Total Members Voted: 52
See, I think this could've just been a learning opportunity for folks. She apologized promptly and seemed sincere. Something about the context of the statement makes it seem less offensive/threatening. The suspension seems unnecessary to me, and normally I would be yelling about how she needs to be fired. But lords knows I don't care if they suspend her for two weeks. Heh, maybe folks will learn more quickly if they fear suspension?ETA: Maybe I just don't care if someone threatens to lynch Tiger's supposedly non-black self.
Reverend Al, please sit down.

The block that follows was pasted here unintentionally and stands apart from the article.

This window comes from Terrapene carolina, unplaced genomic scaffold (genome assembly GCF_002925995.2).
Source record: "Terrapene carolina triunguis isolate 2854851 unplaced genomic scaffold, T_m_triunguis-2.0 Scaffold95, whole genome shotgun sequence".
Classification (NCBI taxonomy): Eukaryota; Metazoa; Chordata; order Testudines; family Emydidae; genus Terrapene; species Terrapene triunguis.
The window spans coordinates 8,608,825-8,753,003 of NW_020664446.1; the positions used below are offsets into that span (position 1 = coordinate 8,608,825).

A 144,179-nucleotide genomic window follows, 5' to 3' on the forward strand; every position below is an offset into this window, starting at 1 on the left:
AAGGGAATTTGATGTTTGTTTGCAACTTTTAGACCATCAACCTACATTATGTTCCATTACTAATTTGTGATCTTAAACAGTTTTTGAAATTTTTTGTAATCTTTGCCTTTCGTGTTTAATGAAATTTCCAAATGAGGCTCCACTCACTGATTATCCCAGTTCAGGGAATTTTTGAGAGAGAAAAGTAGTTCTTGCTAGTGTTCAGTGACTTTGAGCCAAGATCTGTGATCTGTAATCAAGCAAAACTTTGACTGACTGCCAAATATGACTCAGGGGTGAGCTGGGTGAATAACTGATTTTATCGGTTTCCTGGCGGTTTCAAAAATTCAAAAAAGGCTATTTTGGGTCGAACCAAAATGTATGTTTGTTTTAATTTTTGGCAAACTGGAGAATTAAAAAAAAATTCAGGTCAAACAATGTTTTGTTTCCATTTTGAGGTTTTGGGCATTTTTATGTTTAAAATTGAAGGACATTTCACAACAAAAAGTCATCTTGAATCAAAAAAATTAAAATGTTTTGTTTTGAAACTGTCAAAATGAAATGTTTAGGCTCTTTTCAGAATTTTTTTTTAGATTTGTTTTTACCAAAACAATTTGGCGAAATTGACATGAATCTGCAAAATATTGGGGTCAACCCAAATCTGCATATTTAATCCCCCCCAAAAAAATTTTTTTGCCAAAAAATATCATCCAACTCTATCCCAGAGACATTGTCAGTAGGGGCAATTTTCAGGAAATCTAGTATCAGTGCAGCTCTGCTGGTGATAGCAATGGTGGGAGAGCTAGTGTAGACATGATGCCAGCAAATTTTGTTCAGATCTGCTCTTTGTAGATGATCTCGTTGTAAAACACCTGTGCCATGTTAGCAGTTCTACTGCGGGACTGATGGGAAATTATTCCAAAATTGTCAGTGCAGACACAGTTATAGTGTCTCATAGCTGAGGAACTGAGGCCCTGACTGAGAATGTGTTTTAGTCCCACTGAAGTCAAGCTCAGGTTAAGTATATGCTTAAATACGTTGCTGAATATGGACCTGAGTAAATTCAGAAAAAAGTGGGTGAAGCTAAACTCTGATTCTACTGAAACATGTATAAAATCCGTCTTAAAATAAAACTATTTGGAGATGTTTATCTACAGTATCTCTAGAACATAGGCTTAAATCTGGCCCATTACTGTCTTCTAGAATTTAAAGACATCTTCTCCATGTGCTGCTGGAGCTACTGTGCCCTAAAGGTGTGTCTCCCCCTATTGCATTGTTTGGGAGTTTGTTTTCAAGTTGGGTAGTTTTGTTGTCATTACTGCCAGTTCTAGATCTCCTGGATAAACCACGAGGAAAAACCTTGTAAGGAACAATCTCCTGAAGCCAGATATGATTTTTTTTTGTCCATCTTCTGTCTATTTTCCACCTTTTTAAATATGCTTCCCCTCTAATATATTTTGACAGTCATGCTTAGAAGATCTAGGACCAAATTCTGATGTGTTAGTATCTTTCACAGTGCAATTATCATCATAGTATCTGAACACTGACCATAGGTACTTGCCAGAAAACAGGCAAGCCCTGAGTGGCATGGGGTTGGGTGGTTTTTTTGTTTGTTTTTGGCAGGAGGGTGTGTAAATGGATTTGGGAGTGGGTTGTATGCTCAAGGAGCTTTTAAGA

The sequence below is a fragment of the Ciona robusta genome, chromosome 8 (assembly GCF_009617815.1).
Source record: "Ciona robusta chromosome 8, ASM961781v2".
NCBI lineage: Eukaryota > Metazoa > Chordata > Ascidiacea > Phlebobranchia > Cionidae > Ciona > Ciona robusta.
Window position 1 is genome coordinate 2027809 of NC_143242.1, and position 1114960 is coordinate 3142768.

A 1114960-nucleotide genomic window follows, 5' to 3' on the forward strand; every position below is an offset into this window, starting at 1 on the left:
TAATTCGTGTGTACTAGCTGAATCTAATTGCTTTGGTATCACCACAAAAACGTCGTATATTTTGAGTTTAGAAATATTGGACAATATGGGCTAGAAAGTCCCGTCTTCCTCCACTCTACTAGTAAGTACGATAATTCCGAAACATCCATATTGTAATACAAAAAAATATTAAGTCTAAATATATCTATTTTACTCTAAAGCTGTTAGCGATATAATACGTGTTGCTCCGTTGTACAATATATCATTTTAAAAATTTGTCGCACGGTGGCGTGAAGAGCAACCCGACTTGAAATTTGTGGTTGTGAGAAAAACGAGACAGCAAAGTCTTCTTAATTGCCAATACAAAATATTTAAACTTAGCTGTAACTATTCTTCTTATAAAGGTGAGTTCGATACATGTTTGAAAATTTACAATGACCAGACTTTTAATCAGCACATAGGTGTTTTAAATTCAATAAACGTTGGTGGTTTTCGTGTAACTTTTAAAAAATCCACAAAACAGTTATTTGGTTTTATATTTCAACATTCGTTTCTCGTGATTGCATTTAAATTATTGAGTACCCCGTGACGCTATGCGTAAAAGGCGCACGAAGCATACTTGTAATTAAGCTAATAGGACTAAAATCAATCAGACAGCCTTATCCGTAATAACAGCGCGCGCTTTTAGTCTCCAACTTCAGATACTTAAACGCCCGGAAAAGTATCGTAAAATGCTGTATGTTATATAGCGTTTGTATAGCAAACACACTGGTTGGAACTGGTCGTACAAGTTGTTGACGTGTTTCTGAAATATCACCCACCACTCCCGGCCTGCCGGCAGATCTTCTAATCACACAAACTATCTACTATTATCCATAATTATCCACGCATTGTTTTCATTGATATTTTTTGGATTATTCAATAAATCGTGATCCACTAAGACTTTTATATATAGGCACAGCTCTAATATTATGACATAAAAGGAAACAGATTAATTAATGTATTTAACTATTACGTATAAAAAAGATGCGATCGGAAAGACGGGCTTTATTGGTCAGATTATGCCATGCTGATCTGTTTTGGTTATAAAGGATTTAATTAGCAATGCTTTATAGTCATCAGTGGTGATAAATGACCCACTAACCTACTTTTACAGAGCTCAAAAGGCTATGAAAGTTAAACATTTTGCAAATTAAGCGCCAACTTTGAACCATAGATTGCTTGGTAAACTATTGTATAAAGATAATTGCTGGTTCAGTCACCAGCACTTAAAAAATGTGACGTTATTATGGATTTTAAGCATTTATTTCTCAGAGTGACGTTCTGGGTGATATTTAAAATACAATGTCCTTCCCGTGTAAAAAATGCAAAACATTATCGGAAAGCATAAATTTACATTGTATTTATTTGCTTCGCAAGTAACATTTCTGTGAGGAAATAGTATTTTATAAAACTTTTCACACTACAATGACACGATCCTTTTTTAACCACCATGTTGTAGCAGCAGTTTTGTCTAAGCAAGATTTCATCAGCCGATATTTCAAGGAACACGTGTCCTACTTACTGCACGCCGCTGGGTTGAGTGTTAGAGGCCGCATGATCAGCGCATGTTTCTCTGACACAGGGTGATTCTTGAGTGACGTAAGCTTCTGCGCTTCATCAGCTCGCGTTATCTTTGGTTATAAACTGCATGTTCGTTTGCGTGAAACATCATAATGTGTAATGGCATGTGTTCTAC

Genarlow Wilson to attend Morehouse CollegeBy CHANDLER BROWNThe Atlanta Journal-ConstitutionPublished on: 01/10/08Genarlow Wilson will be heading to college courtesy of the Tom Joyner Foundation.Wilson, the Douglasville teen who spent two years in prison for having consensual sex with a teenager, will attend Atlanta's Morehouse College this spring, courtesy of the Tom Joyner Foundation, an educational non-profit founded by the nationally syndicated radio personality. The foundation posted the announcement on its Web site Thursday morning.The 10-year-old foundation is paying for Wilson's tuition, books and on-campus housing. The amount of the scholarship was not made public.Wilson was freed from prison Oct. 26 after the Georgia Supreme Court ruled that his 10-year sentence for having consensual oral sex with a 15-year-old girl was "cruel and unusual punishment."Wilson, who was 17 at the time of the incident, was convicted of felony aggravated child molestation. At the time, state law mandated a minimum 10-year sentence for the crime.The Legislature eventually changed the law to make such cases a misdemeanor when they involved teenagers close in age.B.J. Bernstein, Wilson's attorney who helped secure his release, said Wilson showed up at her office this week wearing a Morehouse ID badge around his neck."To see him replace the old prison ID badge with a badge from a prestigious [historically black college] was why Genarlow's mother and I fought so hard," Bernstein said. "This special moment in Genarlow's life became a reality because of the Tom Joyner Foundation."http://www.ajc.com/services/content/metro/atlanta/stories/2008/01/10/genarlow_0110.html?cxtype=rss&cxsvc=7&cxcat=13